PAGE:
During the COVID-19 health crisis, many court appearances and hearings were conducted online. For the most part, as of 6/21/21, resumption of in-person court hearings and trials occurred. In some situations, online hearings may still take place using the Zoom platform. For more information about how Zoom is used for remote court access, click here .
In accordance with the Americans with Disabilities Act, individuals with disabilities who need any accommodation to participate in this proceeding are entitled, at no cost to you, to the provision of certain assistance. Please contact the ADA Coordinator at (904)255-1695 or email@example.com at least seven (7) days before your scheduled appearance. If you are hearing impaired, please call 711.
The Florida Constitution establishes a county court in each of Florida’s sixty-seven counties and a circuit court to serve each judicial circuit. Clay County is part of the 4th Circuit, along with Duval and Nassau counties.
The trial jurisdiction of county courts is established by statute. The jurisdiction of county courts extends to civil disputes involving $30,000 or less.
The majority of non-jury trials in Florida take place before one judge sitting as a judge of the county court. A large part of the court’s work involves citizen disputes, such as traffic offenses, less serious criminal matters (misdemeanors), and relatively smaller monetary disputes.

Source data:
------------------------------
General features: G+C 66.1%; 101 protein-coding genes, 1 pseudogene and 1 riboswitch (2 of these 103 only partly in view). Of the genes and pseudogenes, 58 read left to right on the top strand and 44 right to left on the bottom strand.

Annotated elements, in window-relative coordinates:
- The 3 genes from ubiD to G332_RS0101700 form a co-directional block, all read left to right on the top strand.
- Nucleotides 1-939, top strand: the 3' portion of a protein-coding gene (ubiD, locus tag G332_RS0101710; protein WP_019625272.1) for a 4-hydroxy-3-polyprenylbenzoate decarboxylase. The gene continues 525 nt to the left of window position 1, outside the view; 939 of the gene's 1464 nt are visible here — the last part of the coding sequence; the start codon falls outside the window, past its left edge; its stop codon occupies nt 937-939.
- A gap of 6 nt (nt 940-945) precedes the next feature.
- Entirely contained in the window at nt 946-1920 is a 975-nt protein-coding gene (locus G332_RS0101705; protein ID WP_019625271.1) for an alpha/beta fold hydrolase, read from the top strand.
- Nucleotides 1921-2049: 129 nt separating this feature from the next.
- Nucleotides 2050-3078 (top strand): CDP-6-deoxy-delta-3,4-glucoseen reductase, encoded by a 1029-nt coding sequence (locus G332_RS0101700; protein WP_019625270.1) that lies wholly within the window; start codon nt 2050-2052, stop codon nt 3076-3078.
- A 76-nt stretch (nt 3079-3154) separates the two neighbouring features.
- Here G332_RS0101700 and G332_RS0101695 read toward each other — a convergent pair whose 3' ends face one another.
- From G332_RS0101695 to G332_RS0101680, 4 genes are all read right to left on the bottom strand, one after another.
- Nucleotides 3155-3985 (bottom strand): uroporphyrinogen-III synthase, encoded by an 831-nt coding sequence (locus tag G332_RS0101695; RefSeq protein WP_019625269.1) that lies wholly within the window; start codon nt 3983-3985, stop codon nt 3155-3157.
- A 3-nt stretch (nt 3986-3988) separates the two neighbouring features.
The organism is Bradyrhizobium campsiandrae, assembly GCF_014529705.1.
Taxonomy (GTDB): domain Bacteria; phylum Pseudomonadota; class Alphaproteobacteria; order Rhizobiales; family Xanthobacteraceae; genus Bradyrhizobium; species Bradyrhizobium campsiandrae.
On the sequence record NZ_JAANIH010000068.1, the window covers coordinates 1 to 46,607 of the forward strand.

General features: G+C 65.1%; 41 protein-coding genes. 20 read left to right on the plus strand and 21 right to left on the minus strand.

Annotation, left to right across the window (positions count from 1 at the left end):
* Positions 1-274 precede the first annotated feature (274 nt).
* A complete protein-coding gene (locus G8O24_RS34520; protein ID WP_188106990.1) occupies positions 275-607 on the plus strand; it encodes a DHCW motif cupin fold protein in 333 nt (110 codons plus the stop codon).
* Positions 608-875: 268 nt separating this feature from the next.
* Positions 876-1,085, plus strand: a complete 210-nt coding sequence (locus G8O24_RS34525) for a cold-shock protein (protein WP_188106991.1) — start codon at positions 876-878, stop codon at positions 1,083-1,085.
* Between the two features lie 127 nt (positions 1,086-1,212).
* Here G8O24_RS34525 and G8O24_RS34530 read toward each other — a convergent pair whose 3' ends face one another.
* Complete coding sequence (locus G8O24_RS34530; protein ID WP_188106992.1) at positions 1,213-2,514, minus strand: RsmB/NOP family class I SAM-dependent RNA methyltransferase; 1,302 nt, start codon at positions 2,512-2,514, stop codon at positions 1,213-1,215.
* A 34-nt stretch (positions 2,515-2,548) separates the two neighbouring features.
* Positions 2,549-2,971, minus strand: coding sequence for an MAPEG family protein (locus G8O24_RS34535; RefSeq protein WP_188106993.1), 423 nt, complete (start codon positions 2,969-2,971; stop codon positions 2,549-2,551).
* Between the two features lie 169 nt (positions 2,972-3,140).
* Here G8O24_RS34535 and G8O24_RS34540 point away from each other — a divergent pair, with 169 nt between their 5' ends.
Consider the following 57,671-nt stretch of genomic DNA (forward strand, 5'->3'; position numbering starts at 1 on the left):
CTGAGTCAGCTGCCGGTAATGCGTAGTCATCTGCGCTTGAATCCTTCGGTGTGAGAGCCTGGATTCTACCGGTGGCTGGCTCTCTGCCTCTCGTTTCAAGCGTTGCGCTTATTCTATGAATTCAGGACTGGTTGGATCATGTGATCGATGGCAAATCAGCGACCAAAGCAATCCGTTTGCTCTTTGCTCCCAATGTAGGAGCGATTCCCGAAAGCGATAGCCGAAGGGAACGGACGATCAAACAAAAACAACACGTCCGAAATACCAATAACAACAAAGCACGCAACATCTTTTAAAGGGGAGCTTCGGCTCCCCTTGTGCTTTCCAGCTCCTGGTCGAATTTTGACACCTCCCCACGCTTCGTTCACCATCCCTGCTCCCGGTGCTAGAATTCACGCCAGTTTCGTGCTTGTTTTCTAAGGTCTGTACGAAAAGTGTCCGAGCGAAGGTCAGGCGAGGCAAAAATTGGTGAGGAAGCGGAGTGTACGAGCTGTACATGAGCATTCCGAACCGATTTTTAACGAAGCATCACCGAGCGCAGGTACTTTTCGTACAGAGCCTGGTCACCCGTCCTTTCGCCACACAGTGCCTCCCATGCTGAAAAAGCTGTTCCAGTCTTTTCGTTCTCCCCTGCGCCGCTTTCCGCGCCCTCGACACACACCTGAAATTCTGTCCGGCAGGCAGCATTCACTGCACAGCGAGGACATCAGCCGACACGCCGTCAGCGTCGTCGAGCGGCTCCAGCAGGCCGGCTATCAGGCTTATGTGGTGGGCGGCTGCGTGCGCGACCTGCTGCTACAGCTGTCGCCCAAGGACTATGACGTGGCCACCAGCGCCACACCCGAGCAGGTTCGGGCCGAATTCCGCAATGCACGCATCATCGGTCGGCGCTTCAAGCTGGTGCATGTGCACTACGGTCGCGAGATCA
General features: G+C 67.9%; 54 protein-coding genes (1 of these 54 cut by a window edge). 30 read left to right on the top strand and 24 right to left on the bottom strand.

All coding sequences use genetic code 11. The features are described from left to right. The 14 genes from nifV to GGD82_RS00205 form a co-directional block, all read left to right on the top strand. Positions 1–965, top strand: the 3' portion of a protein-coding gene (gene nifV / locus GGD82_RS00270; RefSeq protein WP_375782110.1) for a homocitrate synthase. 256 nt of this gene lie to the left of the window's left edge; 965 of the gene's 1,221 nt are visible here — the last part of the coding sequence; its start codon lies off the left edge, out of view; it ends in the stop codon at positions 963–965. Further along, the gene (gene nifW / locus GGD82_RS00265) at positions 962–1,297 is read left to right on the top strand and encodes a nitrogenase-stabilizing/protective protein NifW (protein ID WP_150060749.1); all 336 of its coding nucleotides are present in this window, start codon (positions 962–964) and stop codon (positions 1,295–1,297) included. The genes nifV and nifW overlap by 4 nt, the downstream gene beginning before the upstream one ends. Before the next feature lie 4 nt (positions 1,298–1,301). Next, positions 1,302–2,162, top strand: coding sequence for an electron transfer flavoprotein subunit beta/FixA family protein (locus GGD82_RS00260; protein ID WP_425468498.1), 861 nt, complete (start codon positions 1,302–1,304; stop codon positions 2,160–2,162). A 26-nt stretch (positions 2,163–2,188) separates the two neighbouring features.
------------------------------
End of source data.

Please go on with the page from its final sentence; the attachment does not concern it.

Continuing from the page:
Circuit courts have general trial jurisdiction over matters not assigned by statute to the county courts and also hear appeals from county court cases. Thus, circuit courts are simultaneously the highest trial courts and the lowest appellate courts in Florida’s judicial system.
The majority of jury trials in Florida take place before one judge sitting as judge of the circuit court. The circuit courts are sometimes referred to as “courts of general jurisdiction” in recognition of the fact that most criminal and civil cases originate at this level.
The trial jurisdiction of circuit courts includes, among other matters, original jurisdiction over civil disputes involving more than $30,000, controversies involving the estates of decedents, minors, and persons adjudicated as incapacitated, cases related to juveniles, criminal prosecutions for all felonies, tax disputes, actions to determine the title and boundaries of real property, suits for declaratory judgments (to determine the legal rights or responsibilities of parties under the terms of written instruments, laws, or regulations before a dispute arises and leads to litigation), and requests for injunctions to prevent persons or entities from acting in a manner that is asserted to be unlawful.
Lastly, circuit courts are also granted the power to issue the extraordinary Writs of Certiorari, Prohibition, Mandamus, Quo Warranto, and Habeas Corpus, and all other writs necessary to exercise their jurisdiction.